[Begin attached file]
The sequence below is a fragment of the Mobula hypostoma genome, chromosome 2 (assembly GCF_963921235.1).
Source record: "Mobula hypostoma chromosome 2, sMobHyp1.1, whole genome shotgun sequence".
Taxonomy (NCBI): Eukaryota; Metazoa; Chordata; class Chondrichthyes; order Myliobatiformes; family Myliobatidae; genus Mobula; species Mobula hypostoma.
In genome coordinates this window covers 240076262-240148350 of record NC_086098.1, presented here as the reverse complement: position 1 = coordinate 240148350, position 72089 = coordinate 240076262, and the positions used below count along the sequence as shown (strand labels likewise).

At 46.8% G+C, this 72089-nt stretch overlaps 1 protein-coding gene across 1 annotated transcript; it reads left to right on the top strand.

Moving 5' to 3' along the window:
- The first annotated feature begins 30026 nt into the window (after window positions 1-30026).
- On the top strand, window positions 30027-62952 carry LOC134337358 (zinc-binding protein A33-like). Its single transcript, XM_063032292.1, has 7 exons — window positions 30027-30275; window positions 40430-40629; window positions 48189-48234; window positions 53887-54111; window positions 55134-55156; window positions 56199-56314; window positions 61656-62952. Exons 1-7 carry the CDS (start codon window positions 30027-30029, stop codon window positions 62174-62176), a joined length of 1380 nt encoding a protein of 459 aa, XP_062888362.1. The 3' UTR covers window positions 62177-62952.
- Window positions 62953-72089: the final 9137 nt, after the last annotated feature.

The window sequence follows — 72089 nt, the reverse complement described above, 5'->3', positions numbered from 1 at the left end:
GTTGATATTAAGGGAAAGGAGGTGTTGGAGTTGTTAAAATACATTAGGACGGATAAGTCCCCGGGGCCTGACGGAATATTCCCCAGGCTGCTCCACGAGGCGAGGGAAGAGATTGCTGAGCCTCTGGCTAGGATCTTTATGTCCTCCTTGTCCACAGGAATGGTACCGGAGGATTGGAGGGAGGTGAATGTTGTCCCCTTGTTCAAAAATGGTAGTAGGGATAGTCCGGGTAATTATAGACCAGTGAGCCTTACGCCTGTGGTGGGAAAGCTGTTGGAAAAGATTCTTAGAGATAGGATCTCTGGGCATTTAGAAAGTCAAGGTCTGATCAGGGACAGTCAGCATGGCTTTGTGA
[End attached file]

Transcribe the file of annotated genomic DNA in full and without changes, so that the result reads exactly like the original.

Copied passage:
The sequence below is a fragment of the Mobula hypostoma genome, chromosome 2 (assembly GCF_963921235.1).
Source record: "Mobula hypostoma chromosome 2, sMobHyp1.1, whole genome shotgun sequence".
Taxonomy (NCBI): Eukaryota; Metazoa; Chordata; class Chondrichthyes; order Myliobatiformes; family Myliobatidae; genus Mobula; species Mobula hypostoma.
In genome coordinates this window covers 240076262-240148350 of record NC_086098.1, presented here as the reverse complement: position 1 = coordinate 240148350, position 72089 = coordinate 240076262, and the positions used below count along the sequence as shown (strand labels likewise).

At 46.8% G+C, this 72089-nt stretch overlaps 1 protein-coding gene across 1 annotated transcript; it reads left to right on the top strand.

Moving 5' to 3' along the window:
- The first annotated feature begins 30026 nt into the window (after window positions 1-30026).
- On the top strand, window positions 30027-62952 carry LOC134337358 (zinc-binding protein A33-like). Its single transcript, XM_063032292.1, has 7 exons — window positions 30027-30275; window positions 40430-40629; window positions 48189-48234; window positions 53887-54111; window positions 55134-55156; window positions 56199-56314; window positions 61656-62952. Exons 1-7 carry the CDS (start codon window positions 30027-30029, stop codon window positions 62174-62176), a joined length of 1380 nt encoding a protein of 459 aa, XP_062888362.1. The 3' UTR covers window positions 62177-62952.
- Window positions 62953-72089: the final 9137 nt, after the last annotated feature.

The window sequence follows — 72089 nt, the reverse complement described above, 5'->3', positions numbered from 1 at the left end:
GTTGATATTAAGGGAAAGGAGGTGTTGGAGTTGTTAAAATACATTAGGACGGATAAGTCCCCGGGGCCTGACGGAATATTCCCCAGGCTGCTCCACGAGGCGAGGGAAGAGATTGCTGAGCCTCTGGCTAGGATCTTTATGTCCTCCTTGTCCACAGGAATGGTACCGGAGGATTGGAGGGAGGTGAATGTTGTCCCCTTGTTCAAAAATGGTAGTAGGGATAGTCCGGGTAATTATAGACCAGTGAGCCTTACGCCTGTGGTGGGAAAGCTGTTGGAAAAGATTCTTAGAGATAGGATCTCTGGGCATTTAGAAAGTCAAGGTCTGATCAGGGACAGTCAGCATGGCTTTGTGA